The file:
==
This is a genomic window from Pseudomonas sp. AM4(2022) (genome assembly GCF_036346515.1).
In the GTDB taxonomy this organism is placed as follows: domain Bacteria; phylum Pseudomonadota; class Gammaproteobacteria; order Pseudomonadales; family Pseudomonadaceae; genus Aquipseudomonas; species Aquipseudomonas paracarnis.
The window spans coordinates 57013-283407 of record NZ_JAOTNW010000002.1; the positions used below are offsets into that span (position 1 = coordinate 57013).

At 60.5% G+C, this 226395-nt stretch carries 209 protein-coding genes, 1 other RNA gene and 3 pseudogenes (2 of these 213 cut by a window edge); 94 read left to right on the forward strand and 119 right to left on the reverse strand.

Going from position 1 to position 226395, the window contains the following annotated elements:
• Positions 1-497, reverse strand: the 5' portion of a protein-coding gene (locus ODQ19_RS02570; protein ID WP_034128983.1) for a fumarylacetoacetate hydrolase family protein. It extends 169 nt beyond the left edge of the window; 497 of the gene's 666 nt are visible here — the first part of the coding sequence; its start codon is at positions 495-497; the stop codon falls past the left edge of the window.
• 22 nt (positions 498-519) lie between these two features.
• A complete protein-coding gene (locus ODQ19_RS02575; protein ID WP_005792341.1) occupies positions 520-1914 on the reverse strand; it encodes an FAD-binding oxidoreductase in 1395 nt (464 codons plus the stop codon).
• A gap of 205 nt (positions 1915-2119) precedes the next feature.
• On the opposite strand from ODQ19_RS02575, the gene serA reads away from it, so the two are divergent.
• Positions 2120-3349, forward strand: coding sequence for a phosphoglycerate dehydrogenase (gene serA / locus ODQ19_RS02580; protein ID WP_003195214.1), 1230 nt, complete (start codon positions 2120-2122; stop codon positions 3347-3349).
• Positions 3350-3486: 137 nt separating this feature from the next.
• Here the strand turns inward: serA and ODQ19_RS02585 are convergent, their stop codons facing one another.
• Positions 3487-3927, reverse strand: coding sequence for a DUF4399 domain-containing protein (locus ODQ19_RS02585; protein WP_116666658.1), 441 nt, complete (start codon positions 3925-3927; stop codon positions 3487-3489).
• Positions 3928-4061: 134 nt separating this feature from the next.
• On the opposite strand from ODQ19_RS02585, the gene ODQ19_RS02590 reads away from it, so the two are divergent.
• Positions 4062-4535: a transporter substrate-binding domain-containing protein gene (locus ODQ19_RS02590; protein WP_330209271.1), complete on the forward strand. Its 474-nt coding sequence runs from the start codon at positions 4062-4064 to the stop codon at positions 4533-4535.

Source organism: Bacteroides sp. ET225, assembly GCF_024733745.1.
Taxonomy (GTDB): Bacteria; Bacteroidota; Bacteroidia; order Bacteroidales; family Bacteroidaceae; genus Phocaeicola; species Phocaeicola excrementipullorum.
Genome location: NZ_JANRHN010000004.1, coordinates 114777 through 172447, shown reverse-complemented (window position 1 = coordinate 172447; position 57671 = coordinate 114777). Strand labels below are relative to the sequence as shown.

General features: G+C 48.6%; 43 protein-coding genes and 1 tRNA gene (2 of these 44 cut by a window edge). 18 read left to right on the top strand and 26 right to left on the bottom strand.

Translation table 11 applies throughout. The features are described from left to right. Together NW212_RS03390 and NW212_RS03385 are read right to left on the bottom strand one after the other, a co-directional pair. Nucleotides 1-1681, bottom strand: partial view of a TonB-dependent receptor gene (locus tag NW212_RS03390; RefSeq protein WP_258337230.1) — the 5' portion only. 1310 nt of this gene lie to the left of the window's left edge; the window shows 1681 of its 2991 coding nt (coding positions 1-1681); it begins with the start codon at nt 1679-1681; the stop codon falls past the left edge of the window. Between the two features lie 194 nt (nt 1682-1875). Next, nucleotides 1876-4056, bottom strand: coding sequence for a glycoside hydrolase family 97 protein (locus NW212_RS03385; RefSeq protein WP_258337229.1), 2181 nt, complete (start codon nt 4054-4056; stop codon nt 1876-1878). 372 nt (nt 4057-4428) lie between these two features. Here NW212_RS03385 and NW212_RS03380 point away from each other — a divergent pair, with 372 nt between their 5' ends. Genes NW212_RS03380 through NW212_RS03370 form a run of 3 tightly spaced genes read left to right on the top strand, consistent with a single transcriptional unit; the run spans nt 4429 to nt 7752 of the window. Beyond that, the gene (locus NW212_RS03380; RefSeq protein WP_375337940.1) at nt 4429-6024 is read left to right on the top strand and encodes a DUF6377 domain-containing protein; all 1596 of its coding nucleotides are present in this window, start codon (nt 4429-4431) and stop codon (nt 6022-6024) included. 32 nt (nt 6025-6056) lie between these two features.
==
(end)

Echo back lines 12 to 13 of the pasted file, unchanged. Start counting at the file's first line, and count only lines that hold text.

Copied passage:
• Positions 3350-3486: 137 nt separating this feature from the next.
• Here the strand turns inward: serA and ODQ19_RS02585 are convergent, their stop codons facing one another.